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Stamp thriller pushes the envelope in 'Mauritius'

In the world of philately - stamp collecting to us amateurs - flaws mean riches. It works in drama, too. Nothing holds our attention so much as a flawed character.

In Theresa Rebeck's "Mauritius," Jackie's flaws are so apparent that a virtual stranger describes her as "damaged." But the flaws that drive the action in this crackling noir thriller are a pair of misprinted stamps from the Indian Ocean island of Mauritius.

These uncanceled 1- and 2-cent stamps are part of a collection bequeathed by Jackie's mother. Trouble is, the collection may not have been hers to bequeath. Jackie's half-sister, Mary, estranged from their mother, claims the stamps are hers alone in that they belonged to her paternal grandfather, Jackie's step-grandparent and no blood relation.

Nevertheless, Jackie takes the collection to a philatelist for appraisal. But he's too grumpy even to look at them. Dennis, a stamp enthusiast hanging out in the shop, takes the trouble to peruse them - probably because he'd like to peruse Jackie herself.

As played by Eric Clavell, Dennis is a vaguely shady sort whose eyes widen when he flips to the page where the Mauritius stamps are mounted. Keeping his cool, he says little and returns the book to Jackie and surreptitiously follows her home. Dropping in on the sisters later, Dennis arranges a meeting with a wealthy collector he's already apprised of the situation.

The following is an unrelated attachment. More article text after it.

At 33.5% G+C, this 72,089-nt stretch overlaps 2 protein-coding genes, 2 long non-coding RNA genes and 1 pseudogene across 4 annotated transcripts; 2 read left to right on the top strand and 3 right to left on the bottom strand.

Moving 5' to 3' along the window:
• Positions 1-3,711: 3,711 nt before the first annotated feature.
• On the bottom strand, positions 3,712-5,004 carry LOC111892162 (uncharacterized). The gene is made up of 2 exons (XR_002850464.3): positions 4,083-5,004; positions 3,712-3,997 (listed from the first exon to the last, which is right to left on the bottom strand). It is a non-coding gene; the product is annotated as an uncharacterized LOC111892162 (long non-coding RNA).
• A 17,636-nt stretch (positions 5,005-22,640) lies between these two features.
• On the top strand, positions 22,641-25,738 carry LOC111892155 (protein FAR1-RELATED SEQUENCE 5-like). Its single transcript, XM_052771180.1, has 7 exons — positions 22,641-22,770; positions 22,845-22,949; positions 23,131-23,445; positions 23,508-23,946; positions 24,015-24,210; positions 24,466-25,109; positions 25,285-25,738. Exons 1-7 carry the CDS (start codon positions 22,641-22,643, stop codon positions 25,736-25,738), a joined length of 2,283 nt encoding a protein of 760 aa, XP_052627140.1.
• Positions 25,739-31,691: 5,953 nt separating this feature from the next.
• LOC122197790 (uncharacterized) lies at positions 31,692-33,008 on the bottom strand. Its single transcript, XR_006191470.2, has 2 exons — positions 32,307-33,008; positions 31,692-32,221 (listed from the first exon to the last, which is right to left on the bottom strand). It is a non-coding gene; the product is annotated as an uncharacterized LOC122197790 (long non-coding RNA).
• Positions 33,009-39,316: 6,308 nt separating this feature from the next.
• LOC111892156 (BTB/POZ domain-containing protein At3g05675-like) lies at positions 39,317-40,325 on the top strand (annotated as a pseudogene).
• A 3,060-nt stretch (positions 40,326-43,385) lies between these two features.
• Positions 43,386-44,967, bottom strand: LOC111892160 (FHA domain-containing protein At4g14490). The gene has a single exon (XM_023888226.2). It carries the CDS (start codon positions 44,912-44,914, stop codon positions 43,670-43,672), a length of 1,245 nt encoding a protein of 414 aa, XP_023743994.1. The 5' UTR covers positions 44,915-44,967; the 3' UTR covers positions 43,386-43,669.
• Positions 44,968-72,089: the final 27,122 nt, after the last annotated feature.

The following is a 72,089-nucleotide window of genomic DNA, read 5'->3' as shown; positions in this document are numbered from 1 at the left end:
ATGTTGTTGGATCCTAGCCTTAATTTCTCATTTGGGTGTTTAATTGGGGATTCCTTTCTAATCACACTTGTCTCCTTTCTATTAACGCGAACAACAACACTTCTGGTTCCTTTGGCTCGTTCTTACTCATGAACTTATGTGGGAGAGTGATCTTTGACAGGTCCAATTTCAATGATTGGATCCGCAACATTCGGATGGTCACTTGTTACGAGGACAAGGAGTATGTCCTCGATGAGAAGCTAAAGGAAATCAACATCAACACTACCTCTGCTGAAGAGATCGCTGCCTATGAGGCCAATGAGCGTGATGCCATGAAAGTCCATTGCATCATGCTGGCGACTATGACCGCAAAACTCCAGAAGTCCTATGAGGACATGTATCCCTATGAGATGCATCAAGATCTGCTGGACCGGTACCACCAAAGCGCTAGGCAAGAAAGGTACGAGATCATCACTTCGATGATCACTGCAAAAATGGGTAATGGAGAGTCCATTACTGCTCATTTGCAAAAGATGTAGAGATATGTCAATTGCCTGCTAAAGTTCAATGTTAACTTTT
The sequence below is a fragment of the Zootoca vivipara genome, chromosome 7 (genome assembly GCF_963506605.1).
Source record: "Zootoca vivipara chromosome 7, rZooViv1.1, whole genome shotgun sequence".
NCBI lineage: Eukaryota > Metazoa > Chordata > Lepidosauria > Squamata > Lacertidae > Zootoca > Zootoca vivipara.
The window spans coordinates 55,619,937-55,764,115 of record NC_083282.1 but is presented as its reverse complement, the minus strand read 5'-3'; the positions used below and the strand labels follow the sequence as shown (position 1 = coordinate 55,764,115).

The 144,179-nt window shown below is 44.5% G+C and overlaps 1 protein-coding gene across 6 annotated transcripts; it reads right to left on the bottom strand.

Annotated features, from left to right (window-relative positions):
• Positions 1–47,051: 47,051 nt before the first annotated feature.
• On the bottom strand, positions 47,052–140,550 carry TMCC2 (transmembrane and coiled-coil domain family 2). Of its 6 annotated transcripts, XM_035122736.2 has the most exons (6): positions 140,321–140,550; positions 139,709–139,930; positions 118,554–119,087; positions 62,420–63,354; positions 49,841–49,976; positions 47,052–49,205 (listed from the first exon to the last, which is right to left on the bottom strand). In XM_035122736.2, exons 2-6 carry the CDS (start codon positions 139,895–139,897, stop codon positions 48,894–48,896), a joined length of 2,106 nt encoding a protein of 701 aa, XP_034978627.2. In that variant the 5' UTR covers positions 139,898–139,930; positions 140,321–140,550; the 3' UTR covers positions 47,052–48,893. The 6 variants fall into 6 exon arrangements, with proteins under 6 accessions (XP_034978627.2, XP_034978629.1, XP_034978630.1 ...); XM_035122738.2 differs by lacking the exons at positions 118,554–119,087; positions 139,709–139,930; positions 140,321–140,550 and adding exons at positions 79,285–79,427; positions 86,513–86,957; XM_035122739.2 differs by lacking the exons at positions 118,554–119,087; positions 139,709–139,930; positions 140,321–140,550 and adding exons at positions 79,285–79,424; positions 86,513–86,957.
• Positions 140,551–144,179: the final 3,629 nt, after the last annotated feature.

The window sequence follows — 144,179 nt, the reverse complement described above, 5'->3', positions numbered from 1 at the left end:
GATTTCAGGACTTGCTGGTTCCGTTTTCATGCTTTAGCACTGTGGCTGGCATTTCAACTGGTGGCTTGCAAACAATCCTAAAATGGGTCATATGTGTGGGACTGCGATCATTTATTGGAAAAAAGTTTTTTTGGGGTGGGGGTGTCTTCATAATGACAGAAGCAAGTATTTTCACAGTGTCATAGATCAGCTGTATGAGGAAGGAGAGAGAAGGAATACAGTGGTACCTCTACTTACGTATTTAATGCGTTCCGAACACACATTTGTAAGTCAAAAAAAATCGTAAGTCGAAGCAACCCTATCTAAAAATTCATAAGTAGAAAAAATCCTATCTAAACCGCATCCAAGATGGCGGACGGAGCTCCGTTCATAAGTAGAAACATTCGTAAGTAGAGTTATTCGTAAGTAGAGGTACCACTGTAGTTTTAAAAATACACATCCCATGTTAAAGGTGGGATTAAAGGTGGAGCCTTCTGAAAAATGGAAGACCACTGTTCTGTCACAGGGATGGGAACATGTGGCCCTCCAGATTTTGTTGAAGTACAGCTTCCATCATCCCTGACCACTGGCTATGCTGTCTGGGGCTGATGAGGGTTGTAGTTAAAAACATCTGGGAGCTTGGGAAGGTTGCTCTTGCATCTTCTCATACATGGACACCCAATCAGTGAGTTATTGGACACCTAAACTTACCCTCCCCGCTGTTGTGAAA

Sterling, the aptly named gangster-ish collector played by Phil Eberhardt with barely restrained ruthlessness, is prepared to turn over a suitcase stuffed with cash. The philatelist (a devious Christopher Linn) will authenticate them for a fee and, presumably, Jackie will be a wealthy young woman - assuming she can keep her sister (Anna Hemphill) one step behind.

Joanna Howard as Jackie is the rare gem who elevates "Mauritius" from fusty stamp-collecting thriller to Mamet-esque psychological striptease. Howard bundles her character's untold conflictions into combustible self-revelation. Director Bob Kaplan keeps the disparate, occasionally improbable comic threads moving inexorably on his and James Ewing's claustrophobic, pack-rat set.

You can stamp this "Mauritius" delivered.

WHAT Long Island premiere of "Mauritius"

WHEN | WHERE 8 p.m. tomorrow through Saturday, 2:30 p.m. Sunday, presented by the Hampton Theatre Company at the Quogue Community Theatre, 126 Jessup Ave., through Jan. 31.

INFO $25, $23 seniors, $10 students;, 631-653-8955

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